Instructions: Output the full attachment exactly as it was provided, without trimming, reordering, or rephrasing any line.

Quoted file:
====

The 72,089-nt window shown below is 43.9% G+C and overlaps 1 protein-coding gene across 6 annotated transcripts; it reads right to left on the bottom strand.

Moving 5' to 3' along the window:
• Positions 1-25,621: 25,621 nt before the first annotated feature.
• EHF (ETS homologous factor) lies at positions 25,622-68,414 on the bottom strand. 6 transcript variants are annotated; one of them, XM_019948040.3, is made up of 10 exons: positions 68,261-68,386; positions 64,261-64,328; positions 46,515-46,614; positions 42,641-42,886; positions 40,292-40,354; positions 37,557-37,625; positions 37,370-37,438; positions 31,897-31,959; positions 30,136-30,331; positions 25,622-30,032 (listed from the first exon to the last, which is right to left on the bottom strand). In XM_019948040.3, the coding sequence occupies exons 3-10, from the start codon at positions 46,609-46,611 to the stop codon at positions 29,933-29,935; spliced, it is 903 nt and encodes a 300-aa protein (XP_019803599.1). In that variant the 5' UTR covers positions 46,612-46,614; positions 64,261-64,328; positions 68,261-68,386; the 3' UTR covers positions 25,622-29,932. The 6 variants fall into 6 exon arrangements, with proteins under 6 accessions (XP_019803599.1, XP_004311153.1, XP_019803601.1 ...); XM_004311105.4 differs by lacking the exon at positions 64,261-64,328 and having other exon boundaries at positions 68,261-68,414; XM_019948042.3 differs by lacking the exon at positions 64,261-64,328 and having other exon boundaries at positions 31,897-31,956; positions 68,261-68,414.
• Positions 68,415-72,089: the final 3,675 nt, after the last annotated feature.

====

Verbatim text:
The 72,089-nt window shown below is 43.9% G+C and overlaps 1 protein-coding gene across 6 annotated transcripts; it reads right to left on the bottom strand.

Moving 5' to 3' along the window:
• Positions 1-25,621: 25,621 nt before the first annotated feature.
• EHF (ETS homologous factor) lies at positions 25,622-68,414 on the bottom strand. 6 transcript variants are annotated; one of them, XM_019948040.3, is made up of 10 exons: positions 68,261-68,386; positions 64,261-64,328; positions 46,515-46,614; positions 42,641-42,886; positions 40,292-40,354; positions 37,557-37,625; positions 37,370-37,438; positions 31,897-31,959; positions 30,136-30,331; positions 25,622-30,032 (listed from the first exon to the last, which is right to left on the bottom strand). In XM_019948040.3, the coding sequence occupies exons 3-10, from the start codon at positions 46,609-46,611 to the stop codon at positions 29,933-29,935; spliced, it is 903 nt and encodes a 300-aa protein (XP_019803599.1). In that variant the 5' UTR covers positions 46,612-46,614; positions 64,261-64,328; positions 68,261-68,386; the 3' UTR covers positions 25,622-29,932. The 6 variants fall into 6 exon arrangements, with proteins under 6 accessions (XP_019803599.1, XP_004311153.1, XP_019803601.1 ...); XM_004311105.4 differs by lacking the exon at positions 64,261-64,328 and having other exon boundaries at positions 68,261-68,414; XM_019948042.3 differs by lacking the exon at positions 64,261-64,328 and having other exon boundaries at positions 31,897-31,956; positions 68,261-68,414.
• Positions 68,415-72,089: the final 3,675 nt, after the last annotated feature.